A Maasai Naturalist Discovers the Land of the Lemurs – Part I
13 June 2017 | Inside Angama | Fred Ole Sinoni
Reading Time: 8 MINUTES
As part of a guide exchange program with Asisten Travel, Maasai Naturalist Fred Ole Sinoni was chosen to go to Madagascar in what was truly a trip of a lifetime and a dream come true
Travel Troubles, Palaces and Malagasy Traditions
Our naturalist Fred shares his story about a dream come true. Dreams are indeed valid. Ever since I started my guiding career, my quest to experience prime wildlife destinations brought Madagascar on the spot. I have watched documentaries filmed there, and the urge to pack and go was irresistible.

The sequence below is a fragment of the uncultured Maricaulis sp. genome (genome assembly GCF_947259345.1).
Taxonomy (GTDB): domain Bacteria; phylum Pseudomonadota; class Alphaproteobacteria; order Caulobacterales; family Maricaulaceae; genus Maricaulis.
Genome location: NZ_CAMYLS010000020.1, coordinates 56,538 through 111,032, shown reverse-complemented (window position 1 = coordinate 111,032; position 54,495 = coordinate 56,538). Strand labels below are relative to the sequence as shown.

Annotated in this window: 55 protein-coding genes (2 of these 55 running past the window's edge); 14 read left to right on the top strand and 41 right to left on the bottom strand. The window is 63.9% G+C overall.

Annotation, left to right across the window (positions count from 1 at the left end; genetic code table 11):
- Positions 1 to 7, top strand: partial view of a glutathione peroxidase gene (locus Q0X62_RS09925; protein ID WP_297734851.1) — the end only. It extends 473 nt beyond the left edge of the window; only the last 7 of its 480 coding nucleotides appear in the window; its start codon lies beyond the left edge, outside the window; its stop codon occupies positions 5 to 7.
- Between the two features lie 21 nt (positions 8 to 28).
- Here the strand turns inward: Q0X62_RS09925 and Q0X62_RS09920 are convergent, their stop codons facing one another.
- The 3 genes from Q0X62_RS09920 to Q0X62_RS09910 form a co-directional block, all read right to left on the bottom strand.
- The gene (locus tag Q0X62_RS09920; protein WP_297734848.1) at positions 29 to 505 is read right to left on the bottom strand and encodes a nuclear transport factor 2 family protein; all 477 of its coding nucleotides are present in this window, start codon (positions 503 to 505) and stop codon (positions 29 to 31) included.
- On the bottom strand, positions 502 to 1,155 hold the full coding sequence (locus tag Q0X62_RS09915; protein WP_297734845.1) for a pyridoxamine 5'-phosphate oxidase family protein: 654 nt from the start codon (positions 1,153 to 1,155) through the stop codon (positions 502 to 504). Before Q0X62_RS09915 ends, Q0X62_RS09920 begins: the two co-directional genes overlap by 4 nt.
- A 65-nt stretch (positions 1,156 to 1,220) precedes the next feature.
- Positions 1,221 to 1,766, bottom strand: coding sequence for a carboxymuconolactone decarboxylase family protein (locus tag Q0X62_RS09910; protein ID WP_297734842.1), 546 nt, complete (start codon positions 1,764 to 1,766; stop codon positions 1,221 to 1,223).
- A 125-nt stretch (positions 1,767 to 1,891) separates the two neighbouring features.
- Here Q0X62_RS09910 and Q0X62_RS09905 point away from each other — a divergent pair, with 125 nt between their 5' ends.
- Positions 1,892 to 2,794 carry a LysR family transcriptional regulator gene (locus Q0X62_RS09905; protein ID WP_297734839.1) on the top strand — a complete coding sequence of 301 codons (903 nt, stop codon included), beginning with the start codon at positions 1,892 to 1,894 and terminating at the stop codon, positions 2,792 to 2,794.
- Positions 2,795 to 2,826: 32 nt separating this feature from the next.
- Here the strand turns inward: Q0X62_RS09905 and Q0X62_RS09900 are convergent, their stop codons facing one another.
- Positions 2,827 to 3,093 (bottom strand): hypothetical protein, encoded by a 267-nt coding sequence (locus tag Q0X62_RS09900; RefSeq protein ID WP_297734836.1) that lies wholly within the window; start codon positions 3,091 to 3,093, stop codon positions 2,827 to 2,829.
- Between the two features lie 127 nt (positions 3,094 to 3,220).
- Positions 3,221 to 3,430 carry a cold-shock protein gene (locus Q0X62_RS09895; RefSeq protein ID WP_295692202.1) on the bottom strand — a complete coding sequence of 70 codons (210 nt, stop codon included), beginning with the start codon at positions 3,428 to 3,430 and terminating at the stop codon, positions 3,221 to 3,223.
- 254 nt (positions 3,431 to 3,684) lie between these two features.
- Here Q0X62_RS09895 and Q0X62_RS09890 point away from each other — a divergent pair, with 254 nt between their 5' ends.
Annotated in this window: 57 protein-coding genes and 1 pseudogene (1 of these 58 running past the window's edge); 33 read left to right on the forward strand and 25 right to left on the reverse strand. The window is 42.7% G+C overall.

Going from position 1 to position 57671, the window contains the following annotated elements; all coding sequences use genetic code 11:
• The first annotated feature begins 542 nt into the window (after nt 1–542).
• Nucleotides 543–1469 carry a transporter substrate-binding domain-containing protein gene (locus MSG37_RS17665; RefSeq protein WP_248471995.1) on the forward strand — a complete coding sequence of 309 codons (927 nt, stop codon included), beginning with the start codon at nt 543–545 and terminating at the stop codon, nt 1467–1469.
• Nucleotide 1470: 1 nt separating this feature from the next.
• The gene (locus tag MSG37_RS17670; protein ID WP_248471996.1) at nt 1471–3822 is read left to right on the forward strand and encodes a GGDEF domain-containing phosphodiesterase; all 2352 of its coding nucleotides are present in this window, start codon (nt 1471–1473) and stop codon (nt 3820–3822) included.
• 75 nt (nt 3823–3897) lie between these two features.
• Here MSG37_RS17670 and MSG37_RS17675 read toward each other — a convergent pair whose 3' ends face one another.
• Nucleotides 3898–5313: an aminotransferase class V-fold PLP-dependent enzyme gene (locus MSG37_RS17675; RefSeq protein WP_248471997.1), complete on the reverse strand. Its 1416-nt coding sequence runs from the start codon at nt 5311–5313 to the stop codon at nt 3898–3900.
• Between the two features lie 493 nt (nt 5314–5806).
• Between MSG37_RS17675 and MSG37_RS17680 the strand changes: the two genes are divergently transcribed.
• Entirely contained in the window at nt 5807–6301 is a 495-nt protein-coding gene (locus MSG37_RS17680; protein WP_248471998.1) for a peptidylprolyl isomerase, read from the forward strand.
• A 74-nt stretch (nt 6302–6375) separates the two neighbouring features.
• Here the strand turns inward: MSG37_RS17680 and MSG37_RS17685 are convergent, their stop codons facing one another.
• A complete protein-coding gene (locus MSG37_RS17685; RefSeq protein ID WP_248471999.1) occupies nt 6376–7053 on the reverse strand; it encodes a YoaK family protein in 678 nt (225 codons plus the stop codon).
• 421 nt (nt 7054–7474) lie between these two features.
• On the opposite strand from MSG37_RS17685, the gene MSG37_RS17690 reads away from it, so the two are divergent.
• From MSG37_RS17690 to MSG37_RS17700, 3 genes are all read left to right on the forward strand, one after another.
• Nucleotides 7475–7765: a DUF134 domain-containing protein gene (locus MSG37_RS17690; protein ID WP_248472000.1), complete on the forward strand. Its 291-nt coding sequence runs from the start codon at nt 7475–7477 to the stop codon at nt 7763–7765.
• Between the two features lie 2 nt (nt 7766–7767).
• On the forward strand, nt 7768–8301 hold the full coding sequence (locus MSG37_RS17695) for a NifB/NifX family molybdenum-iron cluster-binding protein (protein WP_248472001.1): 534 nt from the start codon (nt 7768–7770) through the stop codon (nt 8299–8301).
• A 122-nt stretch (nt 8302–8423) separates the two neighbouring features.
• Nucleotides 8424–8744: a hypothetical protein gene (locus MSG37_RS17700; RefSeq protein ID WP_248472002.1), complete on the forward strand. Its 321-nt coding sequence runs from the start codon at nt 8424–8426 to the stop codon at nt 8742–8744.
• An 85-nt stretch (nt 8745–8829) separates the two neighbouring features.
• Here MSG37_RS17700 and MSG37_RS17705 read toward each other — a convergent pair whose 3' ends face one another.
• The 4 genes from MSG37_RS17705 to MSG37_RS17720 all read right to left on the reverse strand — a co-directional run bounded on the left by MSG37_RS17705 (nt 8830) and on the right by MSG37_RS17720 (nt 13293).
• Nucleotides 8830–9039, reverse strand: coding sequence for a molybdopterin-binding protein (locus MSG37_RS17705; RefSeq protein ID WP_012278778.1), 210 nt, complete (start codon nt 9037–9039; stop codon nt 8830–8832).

My flight to Madagascar was on 1 February just before midnight. I got to the airport at 8pm to ensure I had sufficient time to go through pre-travel procedures. Dennis, our driver, ushered me into Terminal 1A, and he gave me a send-off hug. Since this was my first international trip, my body was in a very strange mixture. I was happy, excited and nervous all at once. I composed myself, checked in, passed through immigration and security, and finally to the Disappointment Desk (Boarding Desk), where I was notified my flight was cancelled. I was furious. I asked, “What happens when a flight is cancelled? Does it mean the trip is no more?” To cut a long story short I was back at the airport 18 hours later where I hurriedly checked in and swiftly passed through security and immigration. After 30 minutes of waiting, the announcement was made that flight number KQ260 was ready for boarding. I rushed in keenly not to waste a single minute. Shortly thereafter the aircraft was airborne!